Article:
Three men were arrested on July 2 in Australia as part of a New South Wales (NSW) Joint Counter Terrorism Team (JCTT) investigation targeting a group of people alleged to support the Islamic State terrorist organization. The NSW JCTT comprises representatives from the Australian Federal Police (AFP), NSW Police Force, Australian Security Intelligence Organisation (ASIO) and the NSW Crime Commission.
A 20-year-old man from Greenacre was charged with one count of acts in preparation for a terrorist act, contrary to section 101.6 of the Criminal Code Act 1995, and one count of engage in preparations for incursions into foreign countries for the purpose of engaging in hostile activities, contrary to section 119.4(1) of the Criminal Code Act 1995. The maximum penalty is life imprisonment.
It will be alleged in court that the man had made early-stage preparations and had expressed an intention to carry out a terrorist attack in Australia. The man allegedly indicated a range of targets, which included prominent Sydney landmarks and locations, but had not selected a specific target or time to do so.
NSW JCTT investigators and partner agencies worked diligently during this investigation to ensure the safety of the community, and did not identify any specific and impending threat. It will further be alleged that the Greenacre man had indicated a willingness to travel to Afghanistan to fight with Islamic State.
The Greenacre man was also charged with being a member of a terrorist organization, namely Islamic State, contrary to section 102.3 of the Criminal Code Act 1995. The maximum penalty for this offence is 10 years imprisonment.
A 23-year-old Toongabbie man has been charged with being a member of a terrorist organization, namely Islamic State, contrary to section 102.3 of the Criminal Code Act 1995. The maximum penalty for this offence is 10 years imprisonment.
It will be alleged in court that both men identified as members of Islamic State to other like-minded people. It will also be alleged the Toongabbie man was prominent in the global online extremist community.
A 30-year-old Chester Hill man – an associate of the other two men – has been charged with obtaining a financial benefit by deception, namely fraudulently claiming Commonwealth unemployment benefits, contrary to section 134.2 of the Criminal Code Act 1995 (Cth). The maximum penalty for this offence is 10 years imprisonment.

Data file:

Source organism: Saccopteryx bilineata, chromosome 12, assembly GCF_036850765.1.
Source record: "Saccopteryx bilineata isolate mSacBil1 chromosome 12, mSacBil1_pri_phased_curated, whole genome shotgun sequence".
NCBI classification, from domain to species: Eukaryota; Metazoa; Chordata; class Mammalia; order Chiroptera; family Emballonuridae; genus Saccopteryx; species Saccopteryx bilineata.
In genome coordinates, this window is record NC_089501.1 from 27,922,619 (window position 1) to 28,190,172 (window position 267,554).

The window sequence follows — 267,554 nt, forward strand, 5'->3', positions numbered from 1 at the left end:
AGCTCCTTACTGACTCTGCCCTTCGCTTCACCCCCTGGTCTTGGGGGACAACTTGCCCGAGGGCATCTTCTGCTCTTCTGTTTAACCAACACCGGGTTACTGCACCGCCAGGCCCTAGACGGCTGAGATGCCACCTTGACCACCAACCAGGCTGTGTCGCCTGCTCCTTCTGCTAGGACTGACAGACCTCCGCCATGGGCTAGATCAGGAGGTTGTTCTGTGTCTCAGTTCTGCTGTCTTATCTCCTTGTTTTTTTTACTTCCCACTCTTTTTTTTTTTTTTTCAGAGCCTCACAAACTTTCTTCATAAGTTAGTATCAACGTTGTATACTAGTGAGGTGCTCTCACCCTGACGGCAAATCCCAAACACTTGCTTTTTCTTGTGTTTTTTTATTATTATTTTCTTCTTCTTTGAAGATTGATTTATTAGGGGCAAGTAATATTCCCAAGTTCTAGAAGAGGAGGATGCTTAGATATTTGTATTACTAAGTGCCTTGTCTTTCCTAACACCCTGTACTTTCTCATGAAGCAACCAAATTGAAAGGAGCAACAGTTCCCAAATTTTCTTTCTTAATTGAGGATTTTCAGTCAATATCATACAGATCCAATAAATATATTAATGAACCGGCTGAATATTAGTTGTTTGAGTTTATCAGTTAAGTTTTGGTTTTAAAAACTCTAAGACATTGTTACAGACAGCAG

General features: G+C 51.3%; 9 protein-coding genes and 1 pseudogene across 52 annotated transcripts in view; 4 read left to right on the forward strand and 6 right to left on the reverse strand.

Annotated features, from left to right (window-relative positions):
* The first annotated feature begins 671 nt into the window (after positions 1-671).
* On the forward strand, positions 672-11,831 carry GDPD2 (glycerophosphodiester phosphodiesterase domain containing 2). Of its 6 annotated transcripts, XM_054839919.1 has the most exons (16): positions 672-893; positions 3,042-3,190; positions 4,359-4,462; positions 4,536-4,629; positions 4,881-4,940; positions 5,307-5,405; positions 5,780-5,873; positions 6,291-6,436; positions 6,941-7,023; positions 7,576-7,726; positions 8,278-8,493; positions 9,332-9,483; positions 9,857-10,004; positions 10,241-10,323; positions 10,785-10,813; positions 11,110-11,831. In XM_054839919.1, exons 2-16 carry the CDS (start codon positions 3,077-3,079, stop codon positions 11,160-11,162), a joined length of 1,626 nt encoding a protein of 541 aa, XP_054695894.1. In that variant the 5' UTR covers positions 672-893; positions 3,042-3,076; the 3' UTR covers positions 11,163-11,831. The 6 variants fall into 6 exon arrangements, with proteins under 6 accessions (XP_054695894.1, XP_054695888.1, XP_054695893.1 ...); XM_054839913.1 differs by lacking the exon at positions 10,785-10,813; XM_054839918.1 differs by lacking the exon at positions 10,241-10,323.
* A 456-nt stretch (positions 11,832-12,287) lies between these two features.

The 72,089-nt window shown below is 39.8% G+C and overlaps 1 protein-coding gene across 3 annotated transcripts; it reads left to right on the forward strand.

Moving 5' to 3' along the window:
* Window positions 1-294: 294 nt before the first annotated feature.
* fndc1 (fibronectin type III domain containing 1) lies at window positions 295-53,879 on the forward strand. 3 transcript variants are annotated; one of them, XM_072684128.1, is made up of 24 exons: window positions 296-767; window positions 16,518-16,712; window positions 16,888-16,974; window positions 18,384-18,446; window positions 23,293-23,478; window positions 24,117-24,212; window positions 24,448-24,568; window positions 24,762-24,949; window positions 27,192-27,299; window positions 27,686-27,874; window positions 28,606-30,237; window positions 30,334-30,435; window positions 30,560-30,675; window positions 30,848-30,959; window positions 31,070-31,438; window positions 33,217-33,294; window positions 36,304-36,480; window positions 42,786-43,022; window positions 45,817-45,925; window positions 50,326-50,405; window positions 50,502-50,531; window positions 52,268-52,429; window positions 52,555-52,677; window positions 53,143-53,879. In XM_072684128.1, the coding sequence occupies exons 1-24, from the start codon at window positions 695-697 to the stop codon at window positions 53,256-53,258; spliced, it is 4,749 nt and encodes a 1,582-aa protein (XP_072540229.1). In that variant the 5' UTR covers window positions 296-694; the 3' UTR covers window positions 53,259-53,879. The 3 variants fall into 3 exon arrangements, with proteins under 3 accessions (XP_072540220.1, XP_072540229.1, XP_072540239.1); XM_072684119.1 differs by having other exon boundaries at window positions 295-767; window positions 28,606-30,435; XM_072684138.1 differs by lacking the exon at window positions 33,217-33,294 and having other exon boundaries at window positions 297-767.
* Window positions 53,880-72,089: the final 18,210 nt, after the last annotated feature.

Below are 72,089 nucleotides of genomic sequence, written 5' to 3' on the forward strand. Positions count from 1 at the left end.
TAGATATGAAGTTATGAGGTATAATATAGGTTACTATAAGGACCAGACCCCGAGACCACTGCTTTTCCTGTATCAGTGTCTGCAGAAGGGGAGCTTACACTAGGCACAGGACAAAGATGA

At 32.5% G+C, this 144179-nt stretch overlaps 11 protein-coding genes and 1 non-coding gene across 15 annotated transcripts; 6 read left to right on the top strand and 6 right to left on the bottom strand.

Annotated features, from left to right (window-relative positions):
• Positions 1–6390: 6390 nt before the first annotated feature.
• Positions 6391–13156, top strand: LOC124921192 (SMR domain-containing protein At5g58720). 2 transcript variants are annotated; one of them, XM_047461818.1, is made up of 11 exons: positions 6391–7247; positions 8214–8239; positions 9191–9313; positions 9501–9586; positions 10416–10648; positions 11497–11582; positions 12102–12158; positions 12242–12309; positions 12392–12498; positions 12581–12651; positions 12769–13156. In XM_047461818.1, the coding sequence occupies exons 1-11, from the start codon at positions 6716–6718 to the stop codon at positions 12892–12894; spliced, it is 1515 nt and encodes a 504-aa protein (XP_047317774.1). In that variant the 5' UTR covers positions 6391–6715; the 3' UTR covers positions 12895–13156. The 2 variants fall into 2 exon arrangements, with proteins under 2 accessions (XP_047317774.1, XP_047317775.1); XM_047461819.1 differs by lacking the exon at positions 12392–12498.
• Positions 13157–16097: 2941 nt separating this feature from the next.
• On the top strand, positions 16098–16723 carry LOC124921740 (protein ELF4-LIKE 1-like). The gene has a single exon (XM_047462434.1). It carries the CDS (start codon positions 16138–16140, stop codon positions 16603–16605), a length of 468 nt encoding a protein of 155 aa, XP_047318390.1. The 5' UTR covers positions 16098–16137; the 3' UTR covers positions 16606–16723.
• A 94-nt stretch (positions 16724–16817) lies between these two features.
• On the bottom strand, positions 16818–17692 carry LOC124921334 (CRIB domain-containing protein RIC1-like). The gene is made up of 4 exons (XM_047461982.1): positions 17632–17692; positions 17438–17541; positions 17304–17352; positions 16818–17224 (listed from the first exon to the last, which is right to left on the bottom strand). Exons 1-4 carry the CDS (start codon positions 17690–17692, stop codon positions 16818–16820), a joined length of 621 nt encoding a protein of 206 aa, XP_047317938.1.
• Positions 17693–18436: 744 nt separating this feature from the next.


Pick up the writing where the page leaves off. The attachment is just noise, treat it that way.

AFP Assistant Commissioner Ian McCartney, National Manager Counter Terrorism, said this investigation highlighted the effectiveness of law enforcement and intelligence agencies working together.
“The JCTT is committed to using the powers of all partner agencies to target people whose criminal activities pose a threat to the Australian community,” he said.
“The tireless efforts of the JCTT members over the past 12 months have allowed us to collect evidence of the activities of two men, who will now facing serious terrorism charges, and ensure that any possible threat to the community was safely mitigated and disrupted.”
NSW Police Counter Terrorism and Special Tactics Commander, Assistant Commissioner Mick Willing, said the primary threat of terrorism comes directly from individuals with extremist ideologies, but the secondary threat is their ability to influence others – particularly through the internet.
“The online environment provides fast and easy access to information and, unfortunately, those benefits are also being exploited by extremists, who use digital technologies to exist ‘virtually’ if their physical existence is under threat,” Assistant Commissioner Willing said.